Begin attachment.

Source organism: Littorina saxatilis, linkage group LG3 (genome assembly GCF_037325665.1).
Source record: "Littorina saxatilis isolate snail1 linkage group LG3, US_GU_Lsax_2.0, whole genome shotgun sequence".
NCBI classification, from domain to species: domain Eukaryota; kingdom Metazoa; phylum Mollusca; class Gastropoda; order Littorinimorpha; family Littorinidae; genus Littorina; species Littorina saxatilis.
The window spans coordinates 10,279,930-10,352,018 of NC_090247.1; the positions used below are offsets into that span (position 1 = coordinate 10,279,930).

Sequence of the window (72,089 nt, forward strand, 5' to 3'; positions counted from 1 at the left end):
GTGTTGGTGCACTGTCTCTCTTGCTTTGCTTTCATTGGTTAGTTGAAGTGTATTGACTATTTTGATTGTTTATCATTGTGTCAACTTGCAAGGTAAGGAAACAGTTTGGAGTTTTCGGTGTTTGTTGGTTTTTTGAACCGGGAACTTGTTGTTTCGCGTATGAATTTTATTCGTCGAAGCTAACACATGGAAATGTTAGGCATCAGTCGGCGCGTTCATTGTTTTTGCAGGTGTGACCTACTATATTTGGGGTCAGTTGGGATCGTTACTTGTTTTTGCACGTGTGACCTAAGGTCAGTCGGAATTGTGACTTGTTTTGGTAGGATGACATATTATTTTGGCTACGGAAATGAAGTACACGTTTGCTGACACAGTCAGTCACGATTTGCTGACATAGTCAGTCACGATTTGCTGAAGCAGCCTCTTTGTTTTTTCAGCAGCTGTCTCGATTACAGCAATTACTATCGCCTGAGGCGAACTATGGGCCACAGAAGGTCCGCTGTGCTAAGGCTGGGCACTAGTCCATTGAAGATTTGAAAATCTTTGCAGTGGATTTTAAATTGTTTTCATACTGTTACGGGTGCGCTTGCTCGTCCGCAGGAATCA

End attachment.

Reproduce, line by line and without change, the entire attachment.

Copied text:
Source organism: Littorina saxatilis, linkage group LG3 (genome assembly GCF_037325665.1).
Source record: "Littorina saxatilis isolate snail1 linkage group LG3, US_GU_Lsax_2.0, whole genome shotgun sequence".
NCBI classification, from domain to species: domain Eukaryota; kingdom Metazoa; phylum Mollusca; class Gastropoda; order Littorinimorpha; family Littorinidae; genus Littorina; species Littorina saxatilis.
The window spans coordinates 10,279,930-10,352,018 of NC_090247.1; the positions used below are offsets into that span (position 1 = coordinate 10,279,930).

Sequence of the window (72,089 nt, forward strand, 5' to 3'; positions counted from 1 at the left end):
GTGTTGGTGCACTGTCTCTCTTGCTTTGCTTTCATTGGTTAGTTGAAGTGTATTGACTATTTTGATTGTTTATCATTGTGTCAACTTGCAAGGTAAGGAAACAGTTTGGAGTTTTCGGTGTTTGTTGGTTTTTTGAACCGGGAACTTGTTGTTTCGCGTATGAATTTTATTCGTCGAAGCTAACACATGGAAATGTTAGGCATCAGTCGGCGCGTTCATTGTTTTTGCAGGTGTGACCTACTATATTTGGGGTCAGTTGGGATCGTTACTTGTTTTTGCACGTGTGACCTAAGGTCAGTCGGAATTGTGACTTGTTTTGGTAGGATGACATATTATTTTGGCTACGGAAATGAAGTACACGTTTGCTGACACAGTCAGTCACGATTTGCTGACATAGTCAGTCACGATTTGCTGAAGCAGCCTCTTTGTTTTTTCAGCAGCTGTCTCGATTACAGCAATTACTATCGCCTGAGGCGAACTATGGGCCACAGAAGGTCCGCTGTGCTAAGGCTGGGCACTAGTCCATTGAAGATTTGAAAATCTTTGCAGTGGATTTTAAATTGTTTTCATACTGTTACGGGTGCGCTTGCTCGTCCGCAGGAATCA